I go around a lot in Prog circles and I’ve sensed a shift change in attitude towards Haken. Whereas around 3 or 4 years ago, they were the bee’s knees and the favourite band of many, I’ve heard the view expressed a number of times that they haven’t moved on. This is unfortunate. I think that because of the band’s extensive touring, many of us have seen them many times and you have certain expectations of what they’re going to play and they then deliver it. It possibly didn’t help that last year’s tenth anniversary tour was a celebration and affirmation of what they’re good at. We’ve got used to Haken who are now part of the daily fabric. My own stance differs slightly from the main view. When they first started, there were great moments but I found that the quirky bits didn’t fit in, and they hadn’t got their stage persona right. Over time they have matured and I loved their last album “Affinity” (2016). I always enjoy their live shows now, where once I had niggling doubts. Of course I hoped that this new album would have new creative elements and perhaps mirroring what others think here, wondered where their next bout of inspiration might come from. I don’t know how the band dynamics work but it’s always good for any band to allow in fresh ideas. In fairness, Haken have done very well so far.
So, onto “Vector”. It would seem that this is a collaborative effort from the band, who describe it as psychological, heavier and more riff-driven than previous works. The start has the hallmarks of the keyboardist. The figurative curtain rises dramatically and reveals what in my imagination is a dark, foggy scene. You can imagine scientists working on their latest invention. The keyboard sweeps through the start of “The Good Doctor”, and judging by Ross’s words we find ourselves in a psychiatric hospital. It’s a story with the usual Haken prog energy and playfulness. It comes from all directions as is normal for Haken but of course carefully controlled. Mid way through the heavy prog epic “Puzzle Box”, the keyboardist conjures up visions of data code and experiments. “Puzzle Box” is an electrically atmospheric track and I’m sure one, which lends itself to a dramatic live performance.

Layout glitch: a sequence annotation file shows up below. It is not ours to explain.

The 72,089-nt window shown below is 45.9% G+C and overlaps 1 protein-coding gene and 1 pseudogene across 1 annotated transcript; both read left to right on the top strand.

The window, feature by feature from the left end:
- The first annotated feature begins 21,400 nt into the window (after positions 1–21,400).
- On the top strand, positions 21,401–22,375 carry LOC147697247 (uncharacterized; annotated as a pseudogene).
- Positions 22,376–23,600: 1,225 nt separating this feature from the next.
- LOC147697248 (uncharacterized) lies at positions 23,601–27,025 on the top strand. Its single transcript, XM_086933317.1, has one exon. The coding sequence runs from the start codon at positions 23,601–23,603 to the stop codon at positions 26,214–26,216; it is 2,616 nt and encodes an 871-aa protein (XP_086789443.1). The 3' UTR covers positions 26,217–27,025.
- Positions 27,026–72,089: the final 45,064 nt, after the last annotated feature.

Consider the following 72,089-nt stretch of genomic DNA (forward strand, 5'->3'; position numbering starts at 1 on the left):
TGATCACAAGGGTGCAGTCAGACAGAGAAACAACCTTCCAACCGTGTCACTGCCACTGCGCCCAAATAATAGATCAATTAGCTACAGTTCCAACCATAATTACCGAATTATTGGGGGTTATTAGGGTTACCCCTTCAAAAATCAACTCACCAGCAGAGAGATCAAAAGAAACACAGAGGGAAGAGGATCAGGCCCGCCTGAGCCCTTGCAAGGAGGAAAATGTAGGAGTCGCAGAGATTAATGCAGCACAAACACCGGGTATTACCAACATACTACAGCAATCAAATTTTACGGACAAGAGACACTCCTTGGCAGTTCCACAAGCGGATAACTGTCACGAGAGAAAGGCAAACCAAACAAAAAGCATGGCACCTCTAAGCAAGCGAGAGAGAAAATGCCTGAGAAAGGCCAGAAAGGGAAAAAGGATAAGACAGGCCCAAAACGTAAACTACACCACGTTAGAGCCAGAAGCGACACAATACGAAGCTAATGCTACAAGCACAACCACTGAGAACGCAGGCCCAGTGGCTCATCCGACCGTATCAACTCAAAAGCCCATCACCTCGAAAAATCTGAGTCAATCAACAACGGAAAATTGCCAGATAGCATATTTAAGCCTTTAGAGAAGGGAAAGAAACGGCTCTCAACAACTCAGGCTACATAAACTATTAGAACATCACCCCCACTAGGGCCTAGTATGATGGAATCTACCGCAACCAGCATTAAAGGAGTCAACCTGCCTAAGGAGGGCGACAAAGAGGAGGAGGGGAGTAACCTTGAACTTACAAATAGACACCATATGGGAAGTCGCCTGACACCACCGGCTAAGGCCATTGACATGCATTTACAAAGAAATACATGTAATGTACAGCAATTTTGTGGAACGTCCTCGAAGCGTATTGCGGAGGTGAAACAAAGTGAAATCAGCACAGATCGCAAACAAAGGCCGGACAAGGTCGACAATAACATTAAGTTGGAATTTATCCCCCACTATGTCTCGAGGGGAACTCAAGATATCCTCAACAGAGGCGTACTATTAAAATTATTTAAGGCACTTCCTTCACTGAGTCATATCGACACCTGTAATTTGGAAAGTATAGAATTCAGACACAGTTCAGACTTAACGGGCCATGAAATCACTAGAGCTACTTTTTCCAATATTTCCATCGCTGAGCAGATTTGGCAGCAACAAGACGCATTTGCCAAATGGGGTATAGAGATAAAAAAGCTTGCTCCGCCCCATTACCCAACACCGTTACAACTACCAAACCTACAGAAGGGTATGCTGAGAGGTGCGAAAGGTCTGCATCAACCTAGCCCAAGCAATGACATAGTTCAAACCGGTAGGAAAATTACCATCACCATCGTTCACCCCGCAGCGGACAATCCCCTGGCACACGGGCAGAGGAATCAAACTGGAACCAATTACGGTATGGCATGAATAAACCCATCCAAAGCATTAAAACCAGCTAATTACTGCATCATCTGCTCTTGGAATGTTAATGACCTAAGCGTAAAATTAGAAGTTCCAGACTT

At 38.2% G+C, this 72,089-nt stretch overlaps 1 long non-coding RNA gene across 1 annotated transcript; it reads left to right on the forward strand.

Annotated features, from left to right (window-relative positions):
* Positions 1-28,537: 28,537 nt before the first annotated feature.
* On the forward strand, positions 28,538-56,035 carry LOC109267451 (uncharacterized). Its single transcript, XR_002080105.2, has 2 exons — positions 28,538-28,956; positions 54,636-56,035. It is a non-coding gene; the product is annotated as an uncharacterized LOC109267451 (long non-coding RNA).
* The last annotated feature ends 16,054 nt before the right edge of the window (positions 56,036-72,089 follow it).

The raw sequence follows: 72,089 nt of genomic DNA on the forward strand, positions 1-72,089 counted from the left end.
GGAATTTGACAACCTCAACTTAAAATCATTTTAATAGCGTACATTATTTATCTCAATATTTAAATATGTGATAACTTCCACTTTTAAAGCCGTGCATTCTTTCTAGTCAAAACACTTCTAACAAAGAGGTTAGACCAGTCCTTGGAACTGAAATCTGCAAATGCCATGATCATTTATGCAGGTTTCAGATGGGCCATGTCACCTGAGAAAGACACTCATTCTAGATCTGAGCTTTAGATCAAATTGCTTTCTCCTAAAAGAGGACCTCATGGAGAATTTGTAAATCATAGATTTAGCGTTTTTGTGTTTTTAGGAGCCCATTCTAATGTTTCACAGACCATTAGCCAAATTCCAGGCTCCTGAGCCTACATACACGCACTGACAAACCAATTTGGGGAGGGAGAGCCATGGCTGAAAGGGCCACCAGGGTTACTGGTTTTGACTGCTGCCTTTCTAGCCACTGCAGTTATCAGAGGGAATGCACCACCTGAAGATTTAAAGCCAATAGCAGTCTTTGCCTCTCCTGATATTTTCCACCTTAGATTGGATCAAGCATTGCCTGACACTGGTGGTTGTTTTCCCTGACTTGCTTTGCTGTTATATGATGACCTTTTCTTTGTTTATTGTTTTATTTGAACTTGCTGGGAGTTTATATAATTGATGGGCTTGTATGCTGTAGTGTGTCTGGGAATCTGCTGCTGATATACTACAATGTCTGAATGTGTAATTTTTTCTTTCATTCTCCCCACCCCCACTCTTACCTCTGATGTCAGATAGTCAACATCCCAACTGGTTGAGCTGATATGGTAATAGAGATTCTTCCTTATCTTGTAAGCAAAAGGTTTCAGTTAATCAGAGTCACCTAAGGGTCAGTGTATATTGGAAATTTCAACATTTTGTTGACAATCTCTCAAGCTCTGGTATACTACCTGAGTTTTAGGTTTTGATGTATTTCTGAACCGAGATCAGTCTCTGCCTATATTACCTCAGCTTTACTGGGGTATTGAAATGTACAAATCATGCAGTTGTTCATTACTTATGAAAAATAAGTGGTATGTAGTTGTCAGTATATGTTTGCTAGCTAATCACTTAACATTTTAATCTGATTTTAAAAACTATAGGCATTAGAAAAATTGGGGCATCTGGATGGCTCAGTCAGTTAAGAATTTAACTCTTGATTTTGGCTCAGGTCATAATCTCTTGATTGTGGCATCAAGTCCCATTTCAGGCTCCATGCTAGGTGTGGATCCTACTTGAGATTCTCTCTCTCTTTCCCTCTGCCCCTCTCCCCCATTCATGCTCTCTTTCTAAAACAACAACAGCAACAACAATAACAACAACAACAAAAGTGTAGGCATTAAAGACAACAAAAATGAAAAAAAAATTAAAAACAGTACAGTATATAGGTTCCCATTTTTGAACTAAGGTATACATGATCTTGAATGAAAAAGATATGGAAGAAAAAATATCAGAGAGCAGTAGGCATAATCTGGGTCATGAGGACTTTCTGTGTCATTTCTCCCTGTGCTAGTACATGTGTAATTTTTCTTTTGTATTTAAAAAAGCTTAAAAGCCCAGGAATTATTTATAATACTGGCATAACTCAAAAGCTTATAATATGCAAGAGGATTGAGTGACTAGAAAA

I have always preferred Haken’s longer tracks because they are so good at tantalising us with so many flavours. The twelve minute “Veil” fits this bill exactly. It’s dynamic, exciting, reflective and not just a song but an experience. Although not a theme album, there is again that scientific edginess in there as we sweep through its passages. The only thing to be said against it is that it’s so “template” in its sound and progression that it could fit into a live set without standing out. This is the problem – Haken have set the bar so high. Keyboard solos, guitar passages and sharp sounds all round merge and create this monstrous whirlwind before Ross comes in with his expressive vocals. I’m still humming the chorus as I write this now. The start of “Nil By Mouth” is dynamic and electrically charged. Frantic keyboards flail and the guitar line provides a comforting depth. It’s heavy, technical and breathtaking. In a trademark Haken move, it slows down and we are taken into a dreamy wonderland, but this instrumental fizzles away a bit towards the end. In a strange twist, a sad trumpet sound calls up an image of the night, and provides the prelude to Ross’s impeccable emotive tones and a slow, sad song. The album finishes with a fast, djenty song “A Cell Divides”. It is undoubtedly edgy but like much of the album, there was no epic content and I just felt I was listening to an interesting piece of music rather than being sucked into it and taken away to the skies or some other place where my imagination had been captured.
I mustn’t condemn Haken for past successes but I suppose I should ask whether “Vector” has taken the band forward. There were moments and passages of excitement, and the musicianship is exquisite as ever, but I didn’t experience anything exceptional. It’s not a case recycling what’s gone before, but it rarely reached the heights for me. It’s clear that the keyboard player has had more say in the matter than on previous occasions, but where the drum and guitar work contribute to the overall atmosphere, this is not always the case with the keyboards which fly off whimsically on occasions. So I didn’t think this hung together. This in my opinion is a good prog album but not a great one.
(7/10 Andrew Doherty)